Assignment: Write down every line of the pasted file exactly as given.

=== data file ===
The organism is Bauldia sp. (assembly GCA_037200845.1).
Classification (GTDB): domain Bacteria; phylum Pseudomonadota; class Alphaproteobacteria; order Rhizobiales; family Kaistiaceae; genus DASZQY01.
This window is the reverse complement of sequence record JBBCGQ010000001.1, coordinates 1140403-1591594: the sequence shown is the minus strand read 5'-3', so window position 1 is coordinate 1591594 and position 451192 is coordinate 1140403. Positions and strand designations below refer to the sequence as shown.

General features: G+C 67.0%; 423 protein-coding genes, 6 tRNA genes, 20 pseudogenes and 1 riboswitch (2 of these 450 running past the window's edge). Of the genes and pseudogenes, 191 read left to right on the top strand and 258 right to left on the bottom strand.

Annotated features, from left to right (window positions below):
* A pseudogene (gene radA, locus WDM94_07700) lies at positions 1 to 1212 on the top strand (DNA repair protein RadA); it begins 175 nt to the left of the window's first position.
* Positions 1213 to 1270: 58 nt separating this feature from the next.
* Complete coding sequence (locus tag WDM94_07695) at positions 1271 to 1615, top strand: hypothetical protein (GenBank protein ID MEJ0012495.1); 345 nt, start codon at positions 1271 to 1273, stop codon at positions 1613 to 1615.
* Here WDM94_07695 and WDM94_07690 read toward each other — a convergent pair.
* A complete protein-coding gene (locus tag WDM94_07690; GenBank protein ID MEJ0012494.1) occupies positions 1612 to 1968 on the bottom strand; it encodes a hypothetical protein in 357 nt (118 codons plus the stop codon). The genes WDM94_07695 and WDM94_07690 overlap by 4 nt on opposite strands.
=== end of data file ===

The organism is Bauldia sp. (assembly GCA_037200845.1).
Classification (GTDB): domain Bacteria; phylum Pseudomonadota; class Alphaproteobacteria; order Rhizobiales; family Kaistiaceae; genus DASZQY01.
This window is the reverse complement of sequence record JBBCGQ010000001.1, coordinates 1140403-1591594: the sequence shown is the minus strand read 5'-3', so window position 1 is coordinate 1591594 and position 451192 is coordinate 1140403. Positions and strand designations below refer to the sequence as shown.

General features: G+C 67.0%; 423 protein-coding genes, 6 tRNA genes, 20 pseudogenes and 1 riboswitch (2 of these 450 running past the window's edge). Of the genes and pseudogenes, 191 read left to right on the top strand and 258 right to left on the bottom strand.

Annotated features, from left to right (window positions below):
* A pseudogene (gene radA, locus WDM94_07700) lies at positions 1 to 1212 on the top strand (DNA repair protein RadA); it begins 175 nt to the left of the window's first position.
* Positions 1213 to 1270: 58 nt separating this feature from the next.
* Complete coding sequence (locus tag WDM94_07695) at positions 1271 to 1615, top strand: hypothetical protein (GenBank protein ID MEJ0012495.1); 345 nt, start codon at positions 1271 to 1273, stop codon at positions 1613 to 1615.
* Here WDM94_07695 and WDM94_07690 read toward each other — a convergent pair.
* A complete protein-coding gene (locus tag WDM94_07690; GenBank protein ID MEJ0012494.1) occupies positions 1612 to 1968 on the bottom strand; it encodes a hypothetical protein in 357 nt (118 codons plus the stop codon). The genes WDM94_07695 and WDM94_07690 overlap by 4 nt on opposite strands.